Desert Road Trip: Exploring Valley of Fire, Red Rock Canyon, and Kelso Dunes

As a SoCal native I’ve vacationed in nearby Las Vegas on numerous occasions. A fun city to escape to for the weekend, full of exciting night life, fancy restaurants, and entertainment galore! However, this year I opted out of the glitz and glamour and took a weekend road trip through the surrounding desert landscape. A whirlwind weekend trip, I explored day hikes through Valley of Fire State Park, Red Rock Canyon, and Kelso Dunes.

Valley of Fire State Park: The Valley of Fire State Park is Nevada’s oldest state park, aptly named after the red sandstone rocks, formed from the shifting of sand dunes nearly 150 million years ago. Uplifting and faulting, coupled with extensive erosion created the now present flame like rocks that litter the park. Summer temperatures can be unbearably hot, reaching up to 120 degrees Fahrenheit! I visited the first week of April and enjoyed mild Spring weather, active wild life, and abundant wild flowers!

The park spans over 42,000 acres with a 2 mile scenic road that loops around the park. It’s filled with incredible rock formations named after things they resemble, i.e. Beehives, Seven Sisters, and the iconic Elephant Rock are to name a few!  Some of the best hiking trails in the park are short and easy treks right off of the main road. Mouse’s Tank is an easy 3/4 mile hike, named after an outlaw that used the area as his hideout. The canyon is filled with numerous prehistoric petroglyphs etched in the rock face. “The Fire Wave”, a highlight of the park, is a picturesque pink and white landscape that resembles swirls of taffy. Best photographed in early morning hours or late sunset to observe the whirl of red and orange colors. The White Domes is a short 1.25 mile hike that winds through a slot canyon of color contrasting sandstone, and was also a set for the movie The Professionals. 

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Red Rock Canyon: Red Rock Canyon is a National Conservation area of Nevada, located 15 miles west of Las Vegas, easily visible from Highway 15. A 13-mile scenic drive offers stunning views of the large sandstone peaks. The red streaks of color in the outcroppings is caused from the presence of iron oxidizing or rusting, resulting in a red and orange color.

“If you could travel back in time, about 180 million years, you would find yourself standing in a vast field of towering red sand dunes that stretched across much of the southwest. This immense dune field was one of the largest that has even existed on earth. The region was very arid and looked similar to the dune fields of the modern-day Sahara Desert in Africa. Over time, underground water moving through the dunes carried away much of the red color and left behind calcium carbonate. This process cemented the sand into rock. This rock forms the colorful sandstone cliffs and hills of Red Rock Canyon National Conservation Area.”—Red Rock Canyon Keystone Visitor Guide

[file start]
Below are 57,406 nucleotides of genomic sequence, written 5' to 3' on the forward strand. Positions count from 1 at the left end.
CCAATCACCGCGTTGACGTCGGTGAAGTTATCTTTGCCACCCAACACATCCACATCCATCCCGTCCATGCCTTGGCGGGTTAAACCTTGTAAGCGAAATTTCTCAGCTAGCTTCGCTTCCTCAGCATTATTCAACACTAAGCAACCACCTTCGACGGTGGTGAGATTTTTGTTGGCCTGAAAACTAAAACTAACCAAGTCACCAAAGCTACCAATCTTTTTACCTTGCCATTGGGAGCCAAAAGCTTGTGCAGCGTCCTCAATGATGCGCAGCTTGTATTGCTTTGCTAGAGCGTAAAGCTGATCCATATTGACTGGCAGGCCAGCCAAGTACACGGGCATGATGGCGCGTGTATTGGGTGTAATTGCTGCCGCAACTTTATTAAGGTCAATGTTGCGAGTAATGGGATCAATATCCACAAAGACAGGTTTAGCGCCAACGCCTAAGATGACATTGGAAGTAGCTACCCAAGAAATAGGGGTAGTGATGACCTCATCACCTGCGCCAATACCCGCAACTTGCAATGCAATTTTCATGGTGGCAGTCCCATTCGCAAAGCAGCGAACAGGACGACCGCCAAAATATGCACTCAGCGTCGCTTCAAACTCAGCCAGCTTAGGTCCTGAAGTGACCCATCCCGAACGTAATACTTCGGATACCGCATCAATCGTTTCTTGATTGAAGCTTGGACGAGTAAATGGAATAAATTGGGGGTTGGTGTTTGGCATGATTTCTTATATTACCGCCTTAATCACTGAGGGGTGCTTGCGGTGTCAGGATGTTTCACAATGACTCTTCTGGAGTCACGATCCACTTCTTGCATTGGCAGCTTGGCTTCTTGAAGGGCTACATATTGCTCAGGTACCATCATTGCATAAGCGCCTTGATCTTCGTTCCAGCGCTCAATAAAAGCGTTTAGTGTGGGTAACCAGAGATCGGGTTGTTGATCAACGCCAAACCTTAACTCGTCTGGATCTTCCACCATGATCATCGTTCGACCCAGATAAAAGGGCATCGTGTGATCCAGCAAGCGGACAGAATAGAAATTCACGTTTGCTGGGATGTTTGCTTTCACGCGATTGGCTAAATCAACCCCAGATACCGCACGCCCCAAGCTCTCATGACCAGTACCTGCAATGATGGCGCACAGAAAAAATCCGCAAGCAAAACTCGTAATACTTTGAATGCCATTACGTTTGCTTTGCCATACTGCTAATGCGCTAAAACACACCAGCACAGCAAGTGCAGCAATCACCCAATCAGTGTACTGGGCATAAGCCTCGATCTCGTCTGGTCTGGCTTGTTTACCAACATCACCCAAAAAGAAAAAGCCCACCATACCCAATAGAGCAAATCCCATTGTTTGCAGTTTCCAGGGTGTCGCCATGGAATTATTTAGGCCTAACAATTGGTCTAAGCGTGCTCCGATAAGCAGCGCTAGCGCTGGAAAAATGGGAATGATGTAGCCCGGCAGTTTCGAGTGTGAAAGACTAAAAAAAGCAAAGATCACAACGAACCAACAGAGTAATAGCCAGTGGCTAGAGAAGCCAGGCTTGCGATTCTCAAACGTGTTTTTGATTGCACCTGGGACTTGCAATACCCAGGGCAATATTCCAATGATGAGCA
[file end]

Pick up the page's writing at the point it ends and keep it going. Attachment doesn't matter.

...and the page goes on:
There are 26 hiking trails in Red Rock ranging in difficulty from easy to strenuous, but one of my favorite hikes is Calico Tanks. It’s a fairly easy hike—at 2.5 miles that starts in the Sandstone Quarry and meanders through a canyon wash. I enjoyed climbing over the sandstone boulders and observing the abundant wildflowers blooming along the trail! The desert heat can be oppressive, but the unexpected wind can be even more uncomfortable! The 50-60 mph wind almost knocked us off the boulders at times!

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Kelso Dunes: Located 20 miles outside of the small town of Baker, the Kelso Dunes are the largest field of sand deposits in the Mojave Desert. They are five stacked sets of dunes, composed primarily of minute white quartz and feldspar stones. I had heard of these mysterious white desert dunes—although a little out of the way, I knew I had to make a stop on my drive home from Nevada.

Have you ever hiked in sand? It’s exhausting! It feels like a never ending uphill battle—but with that being hiking in the soft, squishy sand felt like I was trekking on the moon! I noticed fellow hikers were smart enough to bring boards and sleds so they could enjoy an exhilarating downhill ride after a tough hike.

The Kelso Dunes are also notable for “singing sand”, an audible, low frequency hum that can be heard when wind passes over the dunes or by walking on the sand.

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I wish I could have spent more time in each location! Too many hiking trails to complete in one weekend, but had so much fun exploring the desert and observing it in a different light. If you’re looking for a quick weekend escape, consider skipping the Vegas strip and opt outside—with a hike in fire and a walk on the moon, you won’t regret it!

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